Motorcycle tires measurement: MotoTireMeter

The tires have a very large effect on motorcycle dynamics. In fact, they are essential both for riding comfort, being the first protection for the rider from road vibration, both for safety and performance because they play a leading role on stability and handling.
There are 3 categories of motorcycle tires: racing, road and off-road. For each of these categories, the market offers many models all having different characteristics from each other.
Multy-body codes, such as Fastbike, are used to perform virtual simulations of the dynamic behaviour of  motorcycles. It's clear that if the tire changes, the behaviour of the motorcycle will change too. So, through simulations, it's possible to identify the most suitable tires for a particular motorcycle. To simulate the behaviour of a tire, the characteristic curves that can be obtained only through experimental measurements, are needed. Due to the lack of experimental data available in literature, the Motorcycle Dynamic Research Group has developed a  specific machine which is named Mototyremeter.
With it, it's possible to identify the mechanical properties of motorcycle tires. Until now, with this equipment, the following quantities can be measured:
- the lateral force as a function of roll angle,
- the lateral force as a function of the sideslip angle,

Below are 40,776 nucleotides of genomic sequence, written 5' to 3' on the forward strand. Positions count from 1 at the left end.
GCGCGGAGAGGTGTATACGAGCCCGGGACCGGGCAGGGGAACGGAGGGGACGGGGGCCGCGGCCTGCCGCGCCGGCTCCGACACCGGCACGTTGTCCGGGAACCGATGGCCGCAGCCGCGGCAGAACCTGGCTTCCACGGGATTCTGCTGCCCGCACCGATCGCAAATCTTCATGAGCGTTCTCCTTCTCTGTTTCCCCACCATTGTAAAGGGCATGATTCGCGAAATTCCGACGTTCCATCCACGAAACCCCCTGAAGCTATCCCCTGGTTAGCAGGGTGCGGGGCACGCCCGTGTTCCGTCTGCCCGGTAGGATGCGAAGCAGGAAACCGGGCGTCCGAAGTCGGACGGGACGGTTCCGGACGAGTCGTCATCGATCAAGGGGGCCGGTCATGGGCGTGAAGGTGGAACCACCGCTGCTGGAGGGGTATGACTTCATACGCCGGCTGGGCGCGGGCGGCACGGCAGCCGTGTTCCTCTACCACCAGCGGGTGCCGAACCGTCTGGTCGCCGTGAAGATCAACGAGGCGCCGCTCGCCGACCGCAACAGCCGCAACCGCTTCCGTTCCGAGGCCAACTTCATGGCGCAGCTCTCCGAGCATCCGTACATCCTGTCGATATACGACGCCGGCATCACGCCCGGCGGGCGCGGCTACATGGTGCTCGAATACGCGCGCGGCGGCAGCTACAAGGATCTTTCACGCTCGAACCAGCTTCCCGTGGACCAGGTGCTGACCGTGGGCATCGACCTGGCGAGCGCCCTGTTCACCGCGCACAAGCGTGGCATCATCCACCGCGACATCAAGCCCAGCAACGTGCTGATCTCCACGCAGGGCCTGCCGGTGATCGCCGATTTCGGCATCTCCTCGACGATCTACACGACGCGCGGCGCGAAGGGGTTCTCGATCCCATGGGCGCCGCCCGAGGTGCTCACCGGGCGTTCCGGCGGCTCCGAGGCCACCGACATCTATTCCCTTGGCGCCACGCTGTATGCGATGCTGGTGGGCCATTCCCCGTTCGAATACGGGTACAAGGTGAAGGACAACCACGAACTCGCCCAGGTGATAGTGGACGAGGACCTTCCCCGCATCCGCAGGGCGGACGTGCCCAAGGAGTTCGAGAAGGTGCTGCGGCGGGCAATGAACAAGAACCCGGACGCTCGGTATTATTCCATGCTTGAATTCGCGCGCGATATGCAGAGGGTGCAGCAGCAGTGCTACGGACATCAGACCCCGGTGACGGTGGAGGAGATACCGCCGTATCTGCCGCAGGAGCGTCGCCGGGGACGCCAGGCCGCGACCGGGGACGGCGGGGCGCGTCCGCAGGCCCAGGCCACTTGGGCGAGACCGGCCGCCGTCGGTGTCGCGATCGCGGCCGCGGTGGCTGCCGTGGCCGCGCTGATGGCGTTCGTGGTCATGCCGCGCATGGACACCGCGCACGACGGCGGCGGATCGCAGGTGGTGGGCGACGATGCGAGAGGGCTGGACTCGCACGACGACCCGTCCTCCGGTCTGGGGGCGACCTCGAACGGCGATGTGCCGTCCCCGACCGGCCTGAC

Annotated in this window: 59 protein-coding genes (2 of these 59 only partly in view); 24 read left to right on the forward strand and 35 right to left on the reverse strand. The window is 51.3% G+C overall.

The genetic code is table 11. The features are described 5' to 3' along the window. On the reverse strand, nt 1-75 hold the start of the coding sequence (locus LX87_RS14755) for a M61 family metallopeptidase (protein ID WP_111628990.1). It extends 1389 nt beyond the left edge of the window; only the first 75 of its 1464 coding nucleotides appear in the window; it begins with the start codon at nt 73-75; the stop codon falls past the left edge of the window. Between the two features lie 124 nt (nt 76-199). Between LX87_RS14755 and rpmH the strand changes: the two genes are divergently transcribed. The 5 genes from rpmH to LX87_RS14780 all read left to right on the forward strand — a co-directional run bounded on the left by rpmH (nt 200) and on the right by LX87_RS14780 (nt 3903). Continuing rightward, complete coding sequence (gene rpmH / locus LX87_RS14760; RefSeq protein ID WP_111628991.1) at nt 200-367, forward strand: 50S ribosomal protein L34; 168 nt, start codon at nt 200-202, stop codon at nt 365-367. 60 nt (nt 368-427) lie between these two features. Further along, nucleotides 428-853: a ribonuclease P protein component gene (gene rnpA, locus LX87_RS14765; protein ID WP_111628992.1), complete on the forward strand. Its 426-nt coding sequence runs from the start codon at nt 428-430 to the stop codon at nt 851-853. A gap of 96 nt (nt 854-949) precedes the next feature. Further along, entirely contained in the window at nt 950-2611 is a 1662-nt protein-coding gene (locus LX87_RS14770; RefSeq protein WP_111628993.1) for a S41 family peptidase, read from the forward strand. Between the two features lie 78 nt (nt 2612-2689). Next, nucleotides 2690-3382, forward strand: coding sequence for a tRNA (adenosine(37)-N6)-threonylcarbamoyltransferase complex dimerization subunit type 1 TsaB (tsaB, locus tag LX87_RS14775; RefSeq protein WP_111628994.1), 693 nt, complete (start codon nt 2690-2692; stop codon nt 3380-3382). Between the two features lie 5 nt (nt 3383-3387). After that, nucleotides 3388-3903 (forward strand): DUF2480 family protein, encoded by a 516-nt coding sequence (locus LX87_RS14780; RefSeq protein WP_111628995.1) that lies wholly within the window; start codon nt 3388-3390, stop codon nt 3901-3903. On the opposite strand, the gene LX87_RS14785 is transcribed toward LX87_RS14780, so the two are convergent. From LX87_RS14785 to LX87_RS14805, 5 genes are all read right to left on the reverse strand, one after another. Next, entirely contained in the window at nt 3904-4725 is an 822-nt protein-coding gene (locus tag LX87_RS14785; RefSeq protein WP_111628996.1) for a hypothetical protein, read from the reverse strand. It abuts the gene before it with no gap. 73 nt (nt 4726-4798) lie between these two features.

- the self aligning torque,
- the twisting torque and the rolling resistance force.

Mototyremeter, respect other machines, makes it possible the measurement of tire properties with very high camber angle, up to 50°. This feature is very important because camber angle has a large influence of the forces and torques exerted on the road of the tire.
The rotating disk configuration is favourable for construction simplicity and less expensive than other configurations. But it takes into account that, in the rotating disk machine, the path of the wheel is circular, hence a force caused by the curvature adds to the lateral force caused by the sideslip and camber angles. The curvature force is always directed towards the disk outside and it must be corrected to obtain correct measures.
The graphs obtained from the experimental data allow to calculate the Pacejka coefficients, with fitting methods.